</p> <p>In a recent article published on VoxEU, entitled “<a href=",measures%20reached%20all%2Dtime%20peaks.&amp;text=The%20stock%20market%20volatility%20measures,by%20the%20end%20of%20June.">Economic uncertainty in the wake of the Covid-19 pandemic</a>,” several aspects of Covid-19-related uncertainty are highlighted.</p> <p>In epidemiological terms, there are lingering doubts about the degree of contagion and lethality of the virus, the efficacy of social distancing, as well as the time that will be required to produce a vaccine and successfully inoculate populations. With regards to the economy, there is uncertainty over the short-term economic impacts, the effects of reactive public policies, the speed of post-pandemic recovery, and the persistence of changes in habit, such as consumption patterns, business tourism, and remote working.</p> <div class="flourish-embed flourish-chart" data-src="visualisation/3470765"><script src=""></script></div> <p>As the numbers make clear, Brazil was hit squarely between the eyes by the Covid-19 pandemic, being one of the countries with the highest number of cases and deaths from the virus. Therefore, Brazil not only has to deal with the enormous and undeniable short-term consequences of <a href="">Covid-19</a>, but also the unpredictability over the medium and long-term post-pandemic period.</p> <p>What indexes such as IIE-Br show is that merely pushing the current bleak scenario to the future is a form of self-deception, <a href="">similar to excessive optimism</a>, yet working in the opposite direction. On the one hand, it is true that uncertainty in itself weighs heavily on economic activity, reducing investments and spending on more expensive consumer goods, as has been addressed by the economic literature. However, as the word &#8216;uncertainty&#8217; suggests, the future is up in the air, and there are very few visible elements to forecast &#8216;trustworthy&#8217; scenarios. In other words, we cannot rule out any possibility, be it pessimistic or optimistic.</p> <p>However, this heightened uncertainty cannot be used as a justification for economists and other analysts to give up on making projections, even though this task has become much more challenging. And, when working with the future, we cannot rule out a direct consequence of the crisis, seen all around the world: the increase of public debt, which evidently has not spared Brazil.</p> <h2>Soaring public debt</h2> <p>A <a href="">recent article</a> by economists Victor Gaspar and Gita Gopinath, on the IMF Blog, indicates that global public debt is set to reach 101.5 percent of global GBP this year — the highest level ever, surpassing the peaks seen after World War II. In the case of advanced economies, public debt as a ratio of GDP is forecast to jump 26.5 percentage points, to 131.2 percent. In the same comparison, emerging economies should see their indebtedness climb to 63.1 percent of GDP, an increase of 6.8 percentage points.</p> <p>Brazil is expected to see an increase in its debt/GDP ratio of around 20 percentage points, putting it closer to richer countries than emerging markets. The absolute value of Brazil&#8217;s public debt in relation to GDP could reach between 95 and 100 percent by the end of this year, which is also above average for emerging countries.</p> <p>As it happens, monetary policy around the world has dunked global markets into a never before seen level of liquidity. This phenomenon creates different conditions for countries to adjust their public accounts after the necessary explosion in spending in the face of the pandemic. Brazil is drastically increasing its public debt, but the vast majority of major economies are doing the same thing. What we have seen is a form of exceptional tolerance linked to the extraordinary shock of the coronavirus. After severe panic in March, when the western world was rocked by the pandemic, markets began to cool off, including those comprising Brazilian assets. Today, the country&#8217;s stock exchange, risk level, and interest curve point toward a stable macroeconomic scenario.</p> <p>While it is true that the Brazilian Real has suffered a severe loss in value, this appears to be in part down to a fundamental repricing of the U.S. Dollar, coupled with an adjustment of relative prices in Brazil that is potentially more structural. Inflation and inflationary expectations in Brazil remain at record low levels, which causes the <a href="">devaluation of the currency</a> in a completely distinct way to previous BRL slides.</p> <p>This situation of a &#8216;truce&#8217; in the markets does not mean, however, that there are no risks. In fact, returning to the leitmotif of this article, the current times are ones of heightened uncertainty. For some analysts, the massive injections of liquidity and fiscal expansion in rich countries, added to the possibility of &#8220;financial repression&#8221; to reduce the burden of global indebtedness, could lead to a return of global inflation in the medium term. In this case, almost everything mentioned here about tolerance and extended deadlines for the adjustment of macroeconomic inequalities comes undone. A scenario of sudden rises in inflation and international interest rates would certainly bring almost insurmountable difficulties for emerging countries such as Brazil, with significant fiscal vulnerabilities.</p> <p>In the socio-political sphere, the polarization of recent years could be boosted by the inevitable short- and medium-term consequences of the pandemic. <a href="">Unemployment and precarity of labor</a> are tipped to hit record levels, and the potential end or reduction of emergency aid — impossible to fund for any significant length of time — could see social tensions become more acute.</p> <p>All over the world, since 2019, the spores of social revolt and popular movements are in the air. We covered this issue in a <a href="">July article</a>, highlighting the global protest wave caused by the death of George Floyd, a black U.S. citizen killed by the police. The extremely adverse conditions ahead for the Brazilian labor market as a result of Covid-19 — which are likely to worse once the federal government&#8217;s mega income and job support programs expire — could in theory create a socio-political confrontation between the most vulnerably strata of the population and the capitalist elite, potentially threatening the integrity of the country&#8217;s socio-institutional tapestry.</p> <h2>Reasons for optimism?</h2> <p>As we have seen, there is no shortage of reasons to be concerned about Brazil in the coming years. However, despite this warning and the veracity of the risks detailed herein, we also believe it to be appropriate to outline a moderately optimistic vision for the country&#8217;s medium-term future.</p> <p>First of all, it is necessary to mention the important role played by modern science in the fight against the coronavirus. Herculean efforts have been made in several countries to understand and confront Covid-19. In less than a year, countless aspects of the disease have been discovered, medications have been tested and analyzed, tests have been mass produced, and medical protocols have been developed and optimized. Above all, <a href="">several projects seeking a vaccine have advanced significantly</a>, signalling that this immense scientific and humanitarian feat may come to pass much faster than we had expected was possible. In other words, we can already see the horsemen of science on the horizon, galloping in our direction to provide a definitive solution to the pandemic, which could be rolled out gradually throughout 2020/2021.</p> <p>In terms of the international financial environment, advances made by economic and monetary authorities in crisis management is also notable. Regarding the prior mention of <a href="">inflationary risk</a>, the majority of analysts and the current literature support the idea that the future scenario, for some time, should remain one of high liquidity and low interest rates and inflation. Indeed, the challenge of low growth will remain, already affecting most of the developed world and a part of emerging markets such as Brazil. Regardless, it is unlikely that a sudden eruption of inflation and interest rates will shorten the &#8220;sunny&#8221; period in which nations are expected to make adjustments to their public accounts. This doesn&#8217;t mean that the risk does not exist, as mentioned above, but it must be adequately measured.</p> <p>Meanwhile, in terms of socio-political risk, Brazil&#8217;s institutional maturity since returning to democracy plays in its favor. While the distribution of income remains terrible, Brazil has built a reasonable social security network in recent years for a country with its level of income per capita, which cushions tensions during this disruptive moment in the economy and labor market. The pandemic also created a moment of &#8216;solidarity&#8217; in the relationship between actors of Brazil&#8217;s extremely unfair and unequal social life.&nbsp;</p> <p>With the advent of the emergency aid, though it is temporary, the Brazilian economic elite tacitly or explicitly supported that an additional 0.7 percent of GDP be spent each month on an enormous legion of vulnerable families. Even with the potential of a <a href="">primary deficit</a> of 12.4 percent of GDP that is set to fall 5.5 percent, the financial market agreed — with a reflection on the price of assets — that massive assistance be given to the country&#8217;s neediest people. In a way, the distributive tension behind the political polarization of recent years may have evened out.</p> <p>Evidently, these moments of social harmony do not last long. Once the pandemic has passed, the distributive tension is likely to return, and the big question will be how those with the economic and political power will lead. Concrete dilemmas will have to be faced, such as that between creating a new comprehensive social program, in the space created by the emergency aid, or returning to a strategy strictly focused on Bolsa Família. It seems that the &#8220;invisible&#8221; members of Brazilian society have become much more visible during the crisis. The debilitated labor market will also require actions from the public sector so that the working class may overcome the damage caused to the economy by Covid-19, with the least amount of suffering possible. Furthermore, there will be a demand for governmental actions of economic stimulus, such as a new public investment program, for instance.</p> <p>Faced with this scenario, increased fears over the fiscal situation become inevitable. Some questions are already lingering: how long will it take for the market to demand that the <a href="">primary deficit</a> returns to 2 percent of GDP? Will there be a need to increase the tax burden to make fiscal adjustments? If so, which sectors will foot the bill?</p> <p>There are no easy answers for any of these questions, and they make up the backdrop of widespread uncertainty upon which this article is based. While the moment is difficult, it&#8217;s not time to throw in the towel just yet. There is no reason to fall into radical pessimism or absolute skepticism. We must take Brazil&#8217;s unquestionable institutional maturity into account, which is not always appreciated in the predictions and constant murmuring during turbulent times. In recent years, there has been notable institutional progress with regard to the fiscal situation, as was made clear by the legislative approval of tough measures such as the public spending ceiling — though not a perfect initiative — and last year&#8217;s sweeping pension reform.</p> <p>These Brazilian advances — often dismissed by the country&#8217;s own intelligentsia — appear in the latest report from J.P. Morgan, which suggests that Brazil should not rush into fiscal adjustments after the pandemic, under risk of grinding activity to a halt. This type of recommendation is a clear signal that important foreign actors have noticed that the management of Brazil&#8217;s public finances has evolved to a level of integrity that did not exist until recently.</p> <p>Additionally, international liquidity — combined with some gains of credibility of Brazilian policymakers — helps to prolong the situation of very low domestic interest rates. The result is that, even with higher debt, the service is contained and the debt-to-GDP ratio may become more favorable.</p> <p>There are, therefore, several elements, from the most different scopes of Brazilian life — from the albeit momentary increase of social solidarity to the environment of low interest rates and advances in macroeconomic governance — that indicate that it is possible for the multiple actors of Brazil&#8217;s spirited democracy to reach agreements that will gradually remove the obstacles to the resumption of the country&#8217;s socio-economic development.&nbsp;</p> <p>Though the current dimension of uncertainty brings a lot of anxiety, there are still rational reasons to bet on Brazil.&nbsp;</p> <hr class="wp-block-separator"/> <p class="has-text-align-center"><em>This op-ed was </em><a href=""><em>originally published</em></a><em> in the August 2020 edition of the Conjuntura Econômica magazine, by think tank Fundação Getulio Vargas.</em>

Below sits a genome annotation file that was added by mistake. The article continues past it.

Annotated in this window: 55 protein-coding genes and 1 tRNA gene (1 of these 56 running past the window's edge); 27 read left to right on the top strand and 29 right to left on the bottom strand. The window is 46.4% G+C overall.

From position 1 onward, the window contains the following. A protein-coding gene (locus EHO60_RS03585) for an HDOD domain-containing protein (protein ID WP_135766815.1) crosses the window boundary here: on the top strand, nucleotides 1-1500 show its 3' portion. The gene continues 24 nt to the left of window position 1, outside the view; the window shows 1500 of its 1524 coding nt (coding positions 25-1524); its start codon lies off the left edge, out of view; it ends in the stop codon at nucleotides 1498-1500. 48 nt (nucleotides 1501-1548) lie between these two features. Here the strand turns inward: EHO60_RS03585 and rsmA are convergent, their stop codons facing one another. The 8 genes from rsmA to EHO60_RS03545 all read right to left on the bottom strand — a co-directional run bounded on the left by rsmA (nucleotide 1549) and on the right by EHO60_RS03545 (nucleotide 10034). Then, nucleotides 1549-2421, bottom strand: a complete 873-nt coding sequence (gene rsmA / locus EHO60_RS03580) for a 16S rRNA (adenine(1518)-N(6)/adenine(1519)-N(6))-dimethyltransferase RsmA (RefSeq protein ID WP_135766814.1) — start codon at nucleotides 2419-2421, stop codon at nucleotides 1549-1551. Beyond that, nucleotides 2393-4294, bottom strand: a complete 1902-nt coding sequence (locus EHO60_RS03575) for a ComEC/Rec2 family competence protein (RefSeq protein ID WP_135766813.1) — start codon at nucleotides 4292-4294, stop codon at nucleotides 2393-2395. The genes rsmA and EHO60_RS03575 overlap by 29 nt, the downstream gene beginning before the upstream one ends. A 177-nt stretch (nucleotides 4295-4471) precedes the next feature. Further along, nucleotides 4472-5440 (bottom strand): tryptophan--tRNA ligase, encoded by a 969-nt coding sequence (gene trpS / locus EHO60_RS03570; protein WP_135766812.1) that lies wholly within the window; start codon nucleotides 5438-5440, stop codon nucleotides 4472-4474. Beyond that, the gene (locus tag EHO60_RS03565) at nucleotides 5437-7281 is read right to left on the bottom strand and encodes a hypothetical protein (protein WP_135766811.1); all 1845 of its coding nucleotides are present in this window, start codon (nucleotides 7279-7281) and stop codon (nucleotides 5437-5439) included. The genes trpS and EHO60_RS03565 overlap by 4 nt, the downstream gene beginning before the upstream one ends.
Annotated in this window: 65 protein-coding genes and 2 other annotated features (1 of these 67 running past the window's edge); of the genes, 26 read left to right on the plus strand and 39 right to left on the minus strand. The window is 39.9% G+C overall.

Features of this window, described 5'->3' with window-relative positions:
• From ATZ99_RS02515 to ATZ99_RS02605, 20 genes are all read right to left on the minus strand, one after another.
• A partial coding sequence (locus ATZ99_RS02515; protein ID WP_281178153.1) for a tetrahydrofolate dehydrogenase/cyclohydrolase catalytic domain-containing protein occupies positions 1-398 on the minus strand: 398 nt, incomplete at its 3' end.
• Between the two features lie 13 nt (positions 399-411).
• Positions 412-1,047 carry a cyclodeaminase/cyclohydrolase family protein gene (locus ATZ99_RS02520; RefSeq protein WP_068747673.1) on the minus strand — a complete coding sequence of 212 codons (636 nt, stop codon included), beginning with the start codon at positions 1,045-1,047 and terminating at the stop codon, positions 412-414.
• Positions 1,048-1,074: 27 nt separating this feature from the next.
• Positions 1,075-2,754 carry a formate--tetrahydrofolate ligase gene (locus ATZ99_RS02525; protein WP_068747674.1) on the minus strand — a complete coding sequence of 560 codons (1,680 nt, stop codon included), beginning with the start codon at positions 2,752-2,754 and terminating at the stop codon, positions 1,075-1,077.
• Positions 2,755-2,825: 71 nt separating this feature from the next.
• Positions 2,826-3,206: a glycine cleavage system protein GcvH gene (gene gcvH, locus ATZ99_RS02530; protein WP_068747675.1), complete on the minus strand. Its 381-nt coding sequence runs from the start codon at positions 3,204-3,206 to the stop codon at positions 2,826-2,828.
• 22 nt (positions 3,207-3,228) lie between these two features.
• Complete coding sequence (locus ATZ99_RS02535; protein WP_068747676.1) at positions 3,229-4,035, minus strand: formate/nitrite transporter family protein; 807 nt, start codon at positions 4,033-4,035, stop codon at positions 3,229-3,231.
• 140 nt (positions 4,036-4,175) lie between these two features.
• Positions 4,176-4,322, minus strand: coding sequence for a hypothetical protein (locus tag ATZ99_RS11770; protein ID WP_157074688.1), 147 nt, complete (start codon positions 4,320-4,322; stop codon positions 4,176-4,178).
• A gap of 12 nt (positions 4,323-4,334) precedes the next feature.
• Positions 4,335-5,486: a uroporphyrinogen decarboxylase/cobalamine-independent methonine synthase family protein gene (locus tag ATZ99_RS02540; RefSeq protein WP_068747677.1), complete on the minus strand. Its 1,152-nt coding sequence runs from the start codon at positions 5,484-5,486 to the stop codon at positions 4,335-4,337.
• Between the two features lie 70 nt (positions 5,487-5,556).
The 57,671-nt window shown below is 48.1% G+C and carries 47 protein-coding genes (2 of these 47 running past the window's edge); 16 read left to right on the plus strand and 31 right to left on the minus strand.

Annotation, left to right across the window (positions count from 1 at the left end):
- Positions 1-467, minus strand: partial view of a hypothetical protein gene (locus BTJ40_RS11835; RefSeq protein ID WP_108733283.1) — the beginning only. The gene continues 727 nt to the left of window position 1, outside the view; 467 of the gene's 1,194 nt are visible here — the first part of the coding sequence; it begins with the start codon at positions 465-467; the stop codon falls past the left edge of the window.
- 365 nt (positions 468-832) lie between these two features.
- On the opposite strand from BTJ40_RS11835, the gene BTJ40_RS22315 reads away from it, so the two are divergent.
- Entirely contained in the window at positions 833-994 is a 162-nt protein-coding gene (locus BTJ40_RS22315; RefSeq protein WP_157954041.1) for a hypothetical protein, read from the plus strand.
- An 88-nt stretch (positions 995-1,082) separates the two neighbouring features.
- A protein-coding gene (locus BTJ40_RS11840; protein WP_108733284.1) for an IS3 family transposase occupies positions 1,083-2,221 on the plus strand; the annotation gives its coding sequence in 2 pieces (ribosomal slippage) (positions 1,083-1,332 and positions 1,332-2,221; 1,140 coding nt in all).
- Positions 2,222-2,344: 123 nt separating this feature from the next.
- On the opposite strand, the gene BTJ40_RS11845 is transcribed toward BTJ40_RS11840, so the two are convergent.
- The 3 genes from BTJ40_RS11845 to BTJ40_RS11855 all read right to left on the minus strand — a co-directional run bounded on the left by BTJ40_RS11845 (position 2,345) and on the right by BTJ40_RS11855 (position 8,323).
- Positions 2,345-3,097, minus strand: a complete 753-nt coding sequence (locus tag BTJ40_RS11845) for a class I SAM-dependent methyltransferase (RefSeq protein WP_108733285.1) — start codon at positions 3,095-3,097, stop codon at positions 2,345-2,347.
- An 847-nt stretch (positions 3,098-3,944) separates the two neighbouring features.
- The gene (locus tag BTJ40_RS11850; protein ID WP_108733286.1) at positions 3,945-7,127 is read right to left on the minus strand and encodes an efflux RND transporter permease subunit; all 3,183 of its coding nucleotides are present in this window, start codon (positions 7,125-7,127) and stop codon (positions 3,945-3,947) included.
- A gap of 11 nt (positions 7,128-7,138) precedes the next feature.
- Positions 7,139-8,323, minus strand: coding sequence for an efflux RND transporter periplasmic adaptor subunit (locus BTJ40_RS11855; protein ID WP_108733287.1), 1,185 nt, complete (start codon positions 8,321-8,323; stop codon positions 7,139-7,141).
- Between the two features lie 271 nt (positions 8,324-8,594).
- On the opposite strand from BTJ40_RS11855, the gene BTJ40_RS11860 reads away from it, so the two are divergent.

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Luiz Guilherme Schymura

Luiz Guilherme Schymura is the director of IBRE-FGV, Fundação Getulio Vargas' Brazilian Institute of Economics. He is a postdoctoral researcher in economics at The Wharton School of the University of Pennsylvania.